Having your lights taken over by a far-away prankster may seem like a small risk, but gaps allow them into your computers, phones and tablets too. That’s the part the movies skip over – the networking protections that exist in the background, shielding against attacks.

Taking the time to properly secure your IoT device is essential to making sure you get the whole, happy future-tech experience.  We’re big fans of IoT and can’t wait to see what comes next!

Got an IoT device? Give us a call at 386-734-6390 to help you set it up securely.

ALERT: Your Antivirus May Be Letting You Down

The best way to avoid a computer virus is by using common sense, but that doesn’t mean you’ll be safe from attack. Even the most careful user can find themselves infected in an instant and spreading the virus faster than a sneeze in flu season. It’s why antivirus software is still the first package we install on all systems – because you never know when you’ll be attacked. But should you choose free or paid antivirus?  

Advertising: Much like a free app making its fortune with in-app purchases, the free antivirus software will push for payment. Expect popup boxes pestering you to sign up to the paid version at least daily. Some free options will also try to change your browser home page and default search engine, an inconvenience you may be stuck with. Paid options are more respectful and largely invisible unless they’ve detected a problem.

Effectiveness: It’s fair to expect your antivirus to detect malware, and testing showed that in a head-to-head battle free and paid are about equal at catching known infections. And therein lies the kicker: generally speaking, free antivirus needs to have recorded a virus to its library before it can detect it. Paid antivirus is more likely to identify and stop a new virus. It essentially bases the detection on suspicious behavior, source and attributes, a far more effective method of detection.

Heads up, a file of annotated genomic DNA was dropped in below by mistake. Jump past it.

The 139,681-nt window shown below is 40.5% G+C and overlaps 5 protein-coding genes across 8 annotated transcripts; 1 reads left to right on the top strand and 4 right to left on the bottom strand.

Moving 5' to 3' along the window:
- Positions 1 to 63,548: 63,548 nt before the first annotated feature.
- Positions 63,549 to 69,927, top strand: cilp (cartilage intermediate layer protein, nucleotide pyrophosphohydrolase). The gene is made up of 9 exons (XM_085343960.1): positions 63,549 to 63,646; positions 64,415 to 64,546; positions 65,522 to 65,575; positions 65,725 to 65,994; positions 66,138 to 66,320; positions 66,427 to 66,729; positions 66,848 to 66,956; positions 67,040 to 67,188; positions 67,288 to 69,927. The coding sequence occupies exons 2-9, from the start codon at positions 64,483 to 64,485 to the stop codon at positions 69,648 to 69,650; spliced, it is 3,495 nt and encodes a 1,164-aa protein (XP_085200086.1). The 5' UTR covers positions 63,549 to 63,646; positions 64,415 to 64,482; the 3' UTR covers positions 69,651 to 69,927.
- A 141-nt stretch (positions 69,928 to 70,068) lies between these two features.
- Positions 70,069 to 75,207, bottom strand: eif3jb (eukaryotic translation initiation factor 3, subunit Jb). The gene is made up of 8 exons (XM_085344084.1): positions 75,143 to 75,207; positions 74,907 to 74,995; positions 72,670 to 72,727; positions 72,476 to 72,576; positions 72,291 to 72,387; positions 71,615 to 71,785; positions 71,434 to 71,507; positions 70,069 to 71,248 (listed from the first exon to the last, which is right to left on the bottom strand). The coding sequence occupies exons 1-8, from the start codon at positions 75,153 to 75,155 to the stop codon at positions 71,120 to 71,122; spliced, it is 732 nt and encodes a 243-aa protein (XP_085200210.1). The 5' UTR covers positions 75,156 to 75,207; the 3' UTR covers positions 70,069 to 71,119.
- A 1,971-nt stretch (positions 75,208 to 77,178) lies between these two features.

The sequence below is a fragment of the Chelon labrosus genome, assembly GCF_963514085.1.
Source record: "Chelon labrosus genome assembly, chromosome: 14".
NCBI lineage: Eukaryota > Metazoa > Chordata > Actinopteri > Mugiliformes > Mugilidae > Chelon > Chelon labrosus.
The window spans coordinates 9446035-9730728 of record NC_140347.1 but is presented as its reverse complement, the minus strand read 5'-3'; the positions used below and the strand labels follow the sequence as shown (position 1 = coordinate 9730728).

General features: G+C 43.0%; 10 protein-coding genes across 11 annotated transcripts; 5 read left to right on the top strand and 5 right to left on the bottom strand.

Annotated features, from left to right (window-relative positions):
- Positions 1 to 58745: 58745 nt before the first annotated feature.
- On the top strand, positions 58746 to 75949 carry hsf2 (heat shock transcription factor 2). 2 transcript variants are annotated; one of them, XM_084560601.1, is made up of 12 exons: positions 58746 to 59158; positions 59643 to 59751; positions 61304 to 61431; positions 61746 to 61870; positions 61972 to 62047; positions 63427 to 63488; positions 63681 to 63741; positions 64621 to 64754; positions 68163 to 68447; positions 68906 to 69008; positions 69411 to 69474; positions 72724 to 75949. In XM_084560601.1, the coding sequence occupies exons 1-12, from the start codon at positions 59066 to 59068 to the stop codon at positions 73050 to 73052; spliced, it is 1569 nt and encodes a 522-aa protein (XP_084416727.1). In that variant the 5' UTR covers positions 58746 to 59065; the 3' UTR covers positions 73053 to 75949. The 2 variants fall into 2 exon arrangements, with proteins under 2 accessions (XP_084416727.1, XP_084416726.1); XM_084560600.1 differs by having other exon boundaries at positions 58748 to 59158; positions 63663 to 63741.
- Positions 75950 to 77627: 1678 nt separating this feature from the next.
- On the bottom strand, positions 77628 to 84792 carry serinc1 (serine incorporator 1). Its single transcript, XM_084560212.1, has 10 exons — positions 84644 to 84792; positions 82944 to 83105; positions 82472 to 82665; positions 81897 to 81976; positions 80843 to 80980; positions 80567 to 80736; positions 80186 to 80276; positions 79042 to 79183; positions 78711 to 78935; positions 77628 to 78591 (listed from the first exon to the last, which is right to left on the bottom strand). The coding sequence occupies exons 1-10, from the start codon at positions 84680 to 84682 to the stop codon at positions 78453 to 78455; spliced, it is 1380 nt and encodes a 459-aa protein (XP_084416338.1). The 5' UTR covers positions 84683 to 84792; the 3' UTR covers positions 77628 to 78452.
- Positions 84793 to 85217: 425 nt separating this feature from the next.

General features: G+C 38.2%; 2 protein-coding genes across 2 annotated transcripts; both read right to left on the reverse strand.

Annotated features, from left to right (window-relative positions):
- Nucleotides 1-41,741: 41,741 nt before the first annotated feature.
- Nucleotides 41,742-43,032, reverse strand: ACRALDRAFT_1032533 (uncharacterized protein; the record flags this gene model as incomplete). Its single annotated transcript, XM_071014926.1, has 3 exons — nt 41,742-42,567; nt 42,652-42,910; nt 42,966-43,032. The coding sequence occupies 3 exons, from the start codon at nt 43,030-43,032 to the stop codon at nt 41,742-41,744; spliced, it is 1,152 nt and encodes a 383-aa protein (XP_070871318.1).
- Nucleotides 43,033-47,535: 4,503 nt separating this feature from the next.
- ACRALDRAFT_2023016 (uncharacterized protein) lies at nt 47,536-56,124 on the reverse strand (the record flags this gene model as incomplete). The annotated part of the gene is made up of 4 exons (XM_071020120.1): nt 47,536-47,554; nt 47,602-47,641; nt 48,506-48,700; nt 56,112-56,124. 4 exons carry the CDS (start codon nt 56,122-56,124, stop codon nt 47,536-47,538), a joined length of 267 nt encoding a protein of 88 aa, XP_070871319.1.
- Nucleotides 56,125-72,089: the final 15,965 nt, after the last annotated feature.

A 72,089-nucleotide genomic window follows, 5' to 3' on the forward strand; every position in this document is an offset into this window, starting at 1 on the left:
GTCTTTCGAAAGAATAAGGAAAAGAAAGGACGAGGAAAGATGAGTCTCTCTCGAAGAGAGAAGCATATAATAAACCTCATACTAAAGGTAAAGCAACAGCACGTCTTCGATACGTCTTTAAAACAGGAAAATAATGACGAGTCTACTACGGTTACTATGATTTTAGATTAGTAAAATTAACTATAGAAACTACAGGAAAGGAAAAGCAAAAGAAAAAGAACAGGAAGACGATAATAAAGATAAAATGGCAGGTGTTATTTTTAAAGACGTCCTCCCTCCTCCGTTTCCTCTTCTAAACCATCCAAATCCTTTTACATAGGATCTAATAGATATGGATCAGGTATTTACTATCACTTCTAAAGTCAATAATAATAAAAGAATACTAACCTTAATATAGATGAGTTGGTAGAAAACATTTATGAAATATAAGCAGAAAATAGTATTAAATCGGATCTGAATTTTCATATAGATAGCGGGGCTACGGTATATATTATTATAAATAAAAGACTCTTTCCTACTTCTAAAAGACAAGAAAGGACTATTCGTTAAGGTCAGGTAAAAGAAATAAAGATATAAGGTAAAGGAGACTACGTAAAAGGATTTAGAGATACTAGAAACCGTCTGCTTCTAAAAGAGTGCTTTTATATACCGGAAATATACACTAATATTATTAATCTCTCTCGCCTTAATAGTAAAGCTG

Features: Free antivirus options are usually created from the paid version, taking out everything except the bare minimum. In your paid version, you can expect advanced features like spam filters, firewalls, parental controls and secure web browsing. Some paid antivirus will also update your other software packages, forming a more secure protection against attacks. For example, you might view a malicious image file that takes advantage of an exploit in your PDF software. Unfortunately, hackers have advanced beyond simple tactics and it’s not just about avoiding email attachments anymore.